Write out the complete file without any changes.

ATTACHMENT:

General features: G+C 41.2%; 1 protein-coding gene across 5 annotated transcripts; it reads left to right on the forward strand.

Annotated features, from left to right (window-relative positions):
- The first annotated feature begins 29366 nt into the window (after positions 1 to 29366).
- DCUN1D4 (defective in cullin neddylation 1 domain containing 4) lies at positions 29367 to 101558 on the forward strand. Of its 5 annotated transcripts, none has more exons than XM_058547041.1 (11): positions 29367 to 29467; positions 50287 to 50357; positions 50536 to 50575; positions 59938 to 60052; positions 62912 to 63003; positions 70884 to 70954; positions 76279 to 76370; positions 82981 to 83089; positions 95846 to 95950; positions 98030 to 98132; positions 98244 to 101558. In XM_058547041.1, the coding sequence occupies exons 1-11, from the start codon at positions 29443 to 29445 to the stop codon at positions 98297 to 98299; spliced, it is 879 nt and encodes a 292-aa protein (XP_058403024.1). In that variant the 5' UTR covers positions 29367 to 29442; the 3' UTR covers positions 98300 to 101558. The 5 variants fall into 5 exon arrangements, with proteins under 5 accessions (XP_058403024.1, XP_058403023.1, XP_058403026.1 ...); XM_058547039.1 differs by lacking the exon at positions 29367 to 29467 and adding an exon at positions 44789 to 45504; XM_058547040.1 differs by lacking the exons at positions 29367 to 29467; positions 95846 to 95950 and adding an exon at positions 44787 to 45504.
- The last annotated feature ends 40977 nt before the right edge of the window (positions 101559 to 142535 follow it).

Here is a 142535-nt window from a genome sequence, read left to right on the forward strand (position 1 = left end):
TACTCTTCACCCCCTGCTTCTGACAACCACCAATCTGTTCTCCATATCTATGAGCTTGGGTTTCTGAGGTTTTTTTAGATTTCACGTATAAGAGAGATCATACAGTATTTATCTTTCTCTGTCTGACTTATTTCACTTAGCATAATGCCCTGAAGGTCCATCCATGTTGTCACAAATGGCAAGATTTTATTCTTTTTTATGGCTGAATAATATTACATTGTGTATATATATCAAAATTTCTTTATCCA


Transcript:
General features: G+C 41.2%; 1 protein-coding gene across 5 annotated transcripts; it reads left to right on the forward strand.

Annotated features, from left to right (window-relative positions):
- The first annotated feature begins 29366 nt into the window (after positions 1 to 29366).
- DCUN1D4 (defective in cullin neddylation 1 domain containing 4) lies at positions 29367 to 101558 on the forward strand. Of its 5 annotated transcripts, none has more exons than XM_058547041.1 (11): positions 29367 to 29467; positions 50287 to 50357; positions 50536 to 50575; positions 59938 to 60052; positions 62912 to 63003; positions 70884 to 70954; positions 76279 to 76370; positions 82981 to 83089; positions 95846 to 95950; positions 98030 to 98132; positions 98244 to 101558. In XM_058547041.1, the coding sequence occupies exons 1-11, from the start codon at positions 29443 to 29445 to the stop codon at positions 98297 to 98299; spliced, it is 879 nt and encodes a 292-aa protein (XP_058403024.1). In that variant the 5' UTR covers positions 29367 to 29442; the 3' UTR covers positions 98300 to 101558. The 5 variants fall into 5 exon arrangements, with proteins under 5 accessions (XP_058403024.1, XP_058403023.1, XP_058403026.1 ...); XM_058547039.1 differs by lacking the exon at positions 29367 to 29467 and adding an exon at positions 44789 to 45504; XM_058547040.1 differs by lacking the exons at positions 29367 to 29467; positions 95846 to 95950 and adding an exon at positions 44787 to 45504.
- The last annotated feature ends 40977 nt before the right edge of the window (positions 101559 to 142535 follow it).

Here is a 142535-nt window from a genome sequence, read left to right on the forward strand (position 1 = left end):
TACTCTTCACCCCCTGCTTCTGACAACCACCAATCTGTTCTCCATATCTATGAGCTTGGGTTTCTGAGGTTTTTTTAGATTTCACGTATAAGAGAGATCATACAGTATTTATCTTTCTCTGTCTGACTTATTTCACTTAGCATAATGCCCTGAAGGTCCATCCATGTTGTCACAAATGGCAAGATTTTATTCTTTTTTATGGCTGAATAATATTACATTGTGTATATATATCAAAATTTCTTTATCCA